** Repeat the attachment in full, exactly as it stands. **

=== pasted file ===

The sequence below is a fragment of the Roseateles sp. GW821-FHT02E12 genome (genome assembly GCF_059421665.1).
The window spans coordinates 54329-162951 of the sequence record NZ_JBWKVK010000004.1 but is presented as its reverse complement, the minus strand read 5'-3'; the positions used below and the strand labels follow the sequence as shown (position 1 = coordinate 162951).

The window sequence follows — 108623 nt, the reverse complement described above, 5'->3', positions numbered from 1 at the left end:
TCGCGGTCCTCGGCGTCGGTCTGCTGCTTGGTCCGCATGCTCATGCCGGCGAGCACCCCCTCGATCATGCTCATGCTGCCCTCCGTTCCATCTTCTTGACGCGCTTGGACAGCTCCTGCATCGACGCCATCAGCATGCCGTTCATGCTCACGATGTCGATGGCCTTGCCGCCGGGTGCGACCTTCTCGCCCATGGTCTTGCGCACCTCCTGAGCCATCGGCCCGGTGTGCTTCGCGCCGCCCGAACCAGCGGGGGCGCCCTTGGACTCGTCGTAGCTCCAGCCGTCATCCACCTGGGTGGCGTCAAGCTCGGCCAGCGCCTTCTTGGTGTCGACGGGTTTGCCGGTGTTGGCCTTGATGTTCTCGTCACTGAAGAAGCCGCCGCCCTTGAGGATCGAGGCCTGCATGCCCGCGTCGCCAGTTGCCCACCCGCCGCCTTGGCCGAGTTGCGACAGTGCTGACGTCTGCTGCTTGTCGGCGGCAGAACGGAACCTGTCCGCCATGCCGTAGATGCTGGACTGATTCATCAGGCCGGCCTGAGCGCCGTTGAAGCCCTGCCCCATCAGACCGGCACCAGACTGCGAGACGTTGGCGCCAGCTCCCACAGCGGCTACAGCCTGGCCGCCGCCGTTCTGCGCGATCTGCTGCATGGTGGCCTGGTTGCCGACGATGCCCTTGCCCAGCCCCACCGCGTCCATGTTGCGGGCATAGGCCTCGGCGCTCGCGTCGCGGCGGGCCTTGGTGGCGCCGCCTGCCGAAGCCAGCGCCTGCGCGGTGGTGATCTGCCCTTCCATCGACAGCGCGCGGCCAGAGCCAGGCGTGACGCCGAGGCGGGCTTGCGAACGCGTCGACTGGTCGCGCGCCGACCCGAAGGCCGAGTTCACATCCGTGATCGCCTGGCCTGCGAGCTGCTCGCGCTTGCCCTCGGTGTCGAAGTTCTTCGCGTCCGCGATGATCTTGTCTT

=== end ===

The sequence below is a fragment of the Roseateles sp. GW821-FHT02E12 genome (genome assembly GCF_059421665.1).
The window spans coordinates 54329-162951 of the sequence record NZ_JBWKVK010000004.1 but is presented as its reverse complement, the minus strand read 5'-3'; the positions used below and the strand labels follow the sequence as shown (position 1 = coordinate 162951).

The window sequence follows — 108623 nt, the reverse complement described above, 5'->3', positions numbered from 1 at the left end:
TCGCGGTCCTCGGCGTCGGTCTGCTGCTTGGTCCGCATGCTCATGCCGGCGAGCACCCCCTCGATCATGCTCATGCTGCCCTCCGTTCCATCTTCTTGACGCGCTTGGACAGCTCCTGCATCGACGCCATCAGCATGCCGTTCATGCTCACGATGTCGATGGCCTTGCCGCCGGGTGCGACCTTCTCGCCCATGGTCTTGCGCACCTCCTGAGCCATCGGCCCGGTGTGCTTCGCGCCGCCCGAACCAGCGGGGGCGCCCTTGGACTCGTCGTAGCTCCAGCCGTCATCCACCTGGGTGGCGTCAAGCTCGGCCAGCGCCTTCTTGGTGTCGACGGGTTTGCCGGTGTTGGCCTTGATGTTCTCGTCACTGAAGAAGCCGCCGCCCTTGAGGATCGAGGCCTGCATGCCCGCGTCGCCAGTTGCCCACCCGCCGCCTTGGCCGAGTTGCGACAGTGCTGACGTCTGCTGCTTGTCGGCGGCAGAACGGAACCTGTCCGCCATGCCGTAGATGCTGGACTGATTCATCAGGCCGGCCTGAGCGCCGTTGAAGCCCTGCCCCATCAGACCGGCACCAGACTGCGAGACGTTGGCGCCAGCTCCCACAGCGGCTACAGCCTGGCCGCCGCCGTTCTGCGCGATCTGCTGCATGGTGGCCTGGTTGCCGACGATGCCCTTGCCCAGCCCCACCGCGTCCATGTTGCGGGCATAGGCCTCGGCGCTCGCGTCGCGGCGGGCCTTGGTGGCGCCGCCTGCCGAAGCCAGCGCCTGCGCGGTGGTGATCTGCCCTTCCATCGACAGCGCGCGGCCAGAGCCAGGCGTGACGCCGAGGCGGGCTTGCGAACGCGTCGACTGGTCGCGCGCCGACCCGAAGGCCGAGTTCACATCCGTGATCGCCTGGCCTGCGAGCTGCTCGCGCTTGCCCTCGGTGTCGAAGTTCTTCGCGTCCGCGATGATCTTGTCTT